I helped make a small one at the Chavez branch. It was my very first time helping to make a book tree. My book tree mentor, Nancy, showed me the way and we came up with this little beauty featuring a book page star topper, old reference books, and tinsel garland....

Chavez is festive with a wee, little book tree.

It may be small but it's full of spirit! Apparently a tree in the past at Chavez was mistaken for a game of Jenga and although we didn't have an incident involving a patron being buried by books, we couldn't handle the thought of possibly experiencing an avalanche so we made the tree less accessible this year.

However, next year we're planning on making a tree on wheels with all the books glued down, yay! All we would have to do is roll it out, dust it off, and give it some lights. We won't have to worry about the poor tree being picked on or the tree attacking an unsuspecting patron. Sounds like a win-win situation to me!

The Chavez branch once had a 5-foot book tree.
We're working on bringing it back. Stay tuned...

Book trees are pretty easy to set up but can be tricky to get just right. Basically you build it like a brick wall where things are staggered on the layer below. You have to bring it in ever so slightly on each level to make a tree shape. This is what can be the tricky part. A few times I would step back to see a lopsided tree that looked like it was trying to run away. You just gotta check your work periodically from a distance, that's all.

Also, if you want your book tree to stay standing, you have to fill the center with books or other objects on each level. Filling the center can be tricky on the upper levels since the interior can get smaller than a paperback. Our tree started out small so after the first three levels we had to get creative with filling the void. We resorted to using stacks of left-over bookmarks from programs past and other odds-and-ends. Whatever works, right?

Let me know if you have made a book tree, will attempt to make a book tree, have been awed by a ginormous book tree, or have seen any kind of tree that isn't a tree that strikes your fancy.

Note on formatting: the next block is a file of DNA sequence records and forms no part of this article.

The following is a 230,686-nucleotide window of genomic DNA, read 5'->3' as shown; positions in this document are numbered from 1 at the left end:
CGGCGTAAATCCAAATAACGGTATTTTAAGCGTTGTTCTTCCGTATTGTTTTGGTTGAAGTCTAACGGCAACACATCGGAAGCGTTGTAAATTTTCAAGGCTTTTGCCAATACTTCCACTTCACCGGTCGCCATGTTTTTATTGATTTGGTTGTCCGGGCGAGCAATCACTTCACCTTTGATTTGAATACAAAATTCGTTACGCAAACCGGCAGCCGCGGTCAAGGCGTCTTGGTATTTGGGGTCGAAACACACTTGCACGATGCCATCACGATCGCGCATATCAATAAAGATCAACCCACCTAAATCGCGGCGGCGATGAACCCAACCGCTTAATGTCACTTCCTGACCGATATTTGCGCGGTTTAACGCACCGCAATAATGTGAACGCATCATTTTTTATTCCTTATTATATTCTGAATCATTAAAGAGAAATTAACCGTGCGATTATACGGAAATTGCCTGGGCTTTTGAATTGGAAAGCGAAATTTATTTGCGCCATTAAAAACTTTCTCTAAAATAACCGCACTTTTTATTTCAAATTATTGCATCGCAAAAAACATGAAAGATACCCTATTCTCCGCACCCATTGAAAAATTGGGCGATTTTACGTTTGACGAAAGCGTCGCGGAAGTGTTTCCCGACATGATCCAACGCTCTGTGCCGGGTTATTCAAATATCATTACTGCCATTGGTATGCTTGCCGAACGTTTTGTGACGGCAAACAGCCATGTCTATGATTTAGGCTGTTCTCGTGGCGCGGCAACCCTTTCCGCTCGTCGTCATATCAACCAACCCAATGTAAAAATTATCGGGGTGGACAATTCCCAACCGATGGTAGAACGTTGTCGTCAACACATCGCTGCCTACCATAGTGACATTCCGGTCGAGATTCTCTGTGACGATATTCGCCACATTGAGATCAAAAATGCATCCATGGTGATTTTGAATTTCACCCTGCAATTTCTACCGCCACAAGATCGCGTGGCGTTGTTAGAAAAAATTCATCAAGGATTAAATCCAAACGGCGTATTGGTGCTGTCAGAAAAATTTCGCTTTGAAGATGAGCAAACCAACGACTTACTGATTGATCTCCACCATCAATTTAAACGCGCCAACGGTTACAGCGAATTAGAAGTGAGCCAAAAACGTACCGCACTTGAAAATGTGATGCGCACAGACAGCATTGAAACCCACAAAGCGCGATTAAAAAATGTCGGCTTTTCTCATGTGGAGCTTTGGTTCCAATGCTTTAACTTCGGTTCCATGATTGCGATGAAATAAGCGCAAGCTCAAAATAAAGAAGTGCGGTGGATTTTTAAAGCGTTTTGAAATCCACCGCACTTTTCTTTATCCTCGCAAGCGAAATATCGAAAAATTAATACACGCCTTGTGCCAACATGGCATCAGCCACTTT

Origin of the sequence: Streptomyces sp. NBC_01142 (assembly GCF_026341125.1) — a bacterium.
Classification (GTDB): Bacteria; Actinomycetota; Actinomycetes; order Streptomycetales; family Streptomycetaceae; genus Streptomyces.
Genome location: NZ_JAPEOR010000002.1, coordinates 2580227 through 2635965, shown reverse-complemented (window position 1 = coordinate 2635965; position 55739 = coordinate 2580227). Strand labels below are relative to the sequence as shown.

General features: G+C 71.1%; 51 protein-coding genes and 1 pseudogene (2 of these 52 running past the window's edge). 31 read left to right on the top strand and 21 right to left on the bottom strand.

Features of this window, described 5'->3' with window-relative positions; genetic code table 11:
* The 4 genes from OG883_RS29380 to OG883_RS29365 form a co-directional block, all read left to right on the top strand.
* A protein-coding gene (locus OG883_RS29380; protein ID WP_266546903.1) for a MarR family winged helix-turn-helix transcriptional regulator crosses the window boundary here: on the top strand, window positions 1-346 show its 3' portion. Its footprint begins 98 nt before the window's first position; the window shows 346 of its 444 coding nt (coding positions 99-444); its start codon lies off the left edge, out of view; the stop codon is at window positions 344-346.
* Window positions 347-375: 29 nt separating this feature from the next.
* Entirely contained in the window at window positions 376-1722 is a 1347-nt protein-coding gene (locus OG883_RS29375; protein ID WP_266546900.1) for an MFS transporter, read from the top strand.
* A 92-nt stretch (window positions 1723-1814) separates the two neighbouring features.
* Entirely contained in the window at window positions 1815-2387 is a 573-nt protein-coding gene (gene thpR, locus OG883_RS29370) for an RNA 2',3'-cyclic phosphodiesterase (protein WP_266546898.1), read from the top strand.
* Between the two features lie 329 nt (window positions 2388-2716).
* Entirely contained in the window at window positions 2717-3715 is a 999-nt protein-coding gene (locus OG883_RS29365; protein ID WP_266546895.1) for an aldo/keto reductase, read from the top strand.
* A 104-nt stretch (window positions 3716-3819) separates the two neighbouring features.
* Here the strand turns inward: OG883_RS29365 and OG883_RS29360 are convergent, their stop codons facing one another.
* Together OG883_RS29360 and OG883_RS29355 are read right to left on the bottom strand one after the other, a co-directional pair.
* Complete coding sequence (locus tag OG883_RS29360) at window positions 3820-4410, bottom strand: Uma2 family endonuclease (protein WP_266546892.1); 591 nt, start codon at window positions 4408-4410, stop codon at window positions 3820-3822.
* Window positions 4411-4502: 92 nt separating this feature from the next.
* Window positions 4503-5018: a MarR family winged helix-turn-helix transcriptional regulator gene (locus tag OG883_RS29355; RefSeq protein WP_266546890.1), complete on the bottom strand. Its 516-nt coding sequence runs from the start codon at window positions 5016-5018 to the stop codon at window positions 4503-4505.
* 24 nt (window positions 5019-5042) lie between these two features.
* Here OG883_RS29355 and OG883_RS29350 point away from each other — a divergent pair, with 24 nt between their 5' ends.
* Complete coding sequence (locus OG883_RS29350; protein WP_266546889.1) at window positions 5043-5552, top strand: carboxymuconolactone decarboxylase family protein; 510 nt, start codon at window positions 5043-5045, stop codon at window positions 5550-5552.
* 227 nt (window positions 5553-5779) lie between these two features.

I once saw a show describing a town tree made out of crab traps and zip-ties!

Also, be sure to visit your local branch to check out all the festive decorations and book displays keeping our book trees company. In fact, plan a holiday tour of all our branches! I just focused on book trees in this post but there is plenty of other fun stuff going on.

Troke's Mitten Tree.
Before I end my post, let me introduce you to our last tree. It's not a book tree but it's a very important tree you can visit at the Margaret Troke branch. This one is topped with a cute little hat and the garland is made of scarves. There's a reason for this. Ever since 2007 the staff at Troke has put up a mitten tree asking for donations of hats, scarves, and gloves that will go to the Stockton Shelter for the Homeless. If you want to participate and donate something to help keep someone warm this winter, go to Troke and leave a donation!

Malia & Kaye

Monday, December 15, 2014

Just Life| Just Like a Kid in a Candy Store

For me, working in a library is like being a kid in a candy store.

Every time I process our new books at the Troke Library. I come face to face with delicious pages like these:

So, this week, while processing new books, I came across these brand new cook books that I want to share with you.

The first book that I almost bit into was: Baking Chez Moi by Dorie Greenspan.

From the second book, Jamie Oliver's Comfort Food , I almost ate the following pages:

Now you have it, books are delicious and cookbooks are the most delicious of all, specially around Christmas time.

Signing off until next Monday- Panteha